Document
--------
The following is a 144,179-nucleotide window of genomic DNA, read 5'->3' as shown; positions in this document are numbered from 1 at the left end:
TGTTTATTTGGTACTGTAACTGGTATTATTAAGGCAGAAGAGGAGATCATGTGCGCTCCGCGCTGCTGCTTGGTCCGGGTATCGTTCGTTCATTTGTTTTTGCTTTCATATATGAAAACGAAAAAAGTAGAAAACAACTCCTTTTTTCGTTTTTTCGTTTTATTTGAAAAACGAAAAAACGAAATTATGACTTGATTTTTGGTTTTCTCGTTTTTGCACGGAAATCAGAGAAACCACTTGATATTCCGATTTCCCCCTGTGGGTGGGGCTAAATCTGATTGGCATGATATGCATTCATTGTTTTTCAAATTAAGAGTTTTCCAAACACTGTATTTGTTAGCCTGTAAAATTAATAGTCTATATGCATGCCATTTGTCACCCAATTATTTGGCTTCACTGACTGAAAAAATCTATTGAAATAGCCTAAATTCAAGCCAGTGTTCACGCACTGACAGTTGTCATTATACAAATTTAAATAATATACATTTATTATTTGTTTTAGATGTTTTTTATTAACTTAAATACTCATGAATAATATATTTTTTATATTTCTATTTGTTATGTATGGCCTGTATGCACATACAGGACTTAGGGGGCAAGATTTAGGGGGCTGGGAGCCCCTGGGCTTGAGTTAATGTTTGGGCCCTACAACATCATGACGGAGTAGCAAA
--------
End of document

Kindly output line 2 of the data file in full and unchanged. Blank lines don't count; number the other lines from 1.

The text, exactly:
TGTTTATTTGGTACTGTAACTGGTATTATTAAGGCAGAAGAGGAGATCATGTGCGCTCCGCGCTGCTGCTTGGTCCGGGTATCGTTCGTTCATTTGTTTTTGCTTTCATATATGAAAACGAAAAAAGTAGAAAACAACTCCTTTTTTCGTTTTTTCGTTTTATTTGAAAAACGAAAAAACGAAATTATGACTTGATTTTTGGTTTTCTCGTTTTTGCACGGAAATCAGAGAAACCACTTGATATTCCGATTTCCCCCTGTGGGTGGGGCTAAATCTGATTGGCATGATATGCATTCATTGTTTTTCAAATTAAGAGTTTTCCAAACACTGTATTTGTTAGCCTGTAAAATTAATAGTCTATATGCATGCCATTTGTCACCCAATTATTTGGCTTCACTGACTGAAAAAATCTATTGAAATAGCCTAAATTCAAGCCAGTGTTCACGCACTGACAGTTGTCATTATACAAATTTAAATAATATACATTTATTATTTGTTTTAGATGTTTTTTATTAACTTAAATACTCATGAATAATATATTTTTTATATTTCTATTTGTTATGTATGGCCTGTATGCACATACAGGACTTAGGGGGCAAGATTTAGGGGGCTGGGAGCCCCTGGGCTTGAGTTAATGTTTGGGCCCTACAACATCATGACGGAGTAGCAAA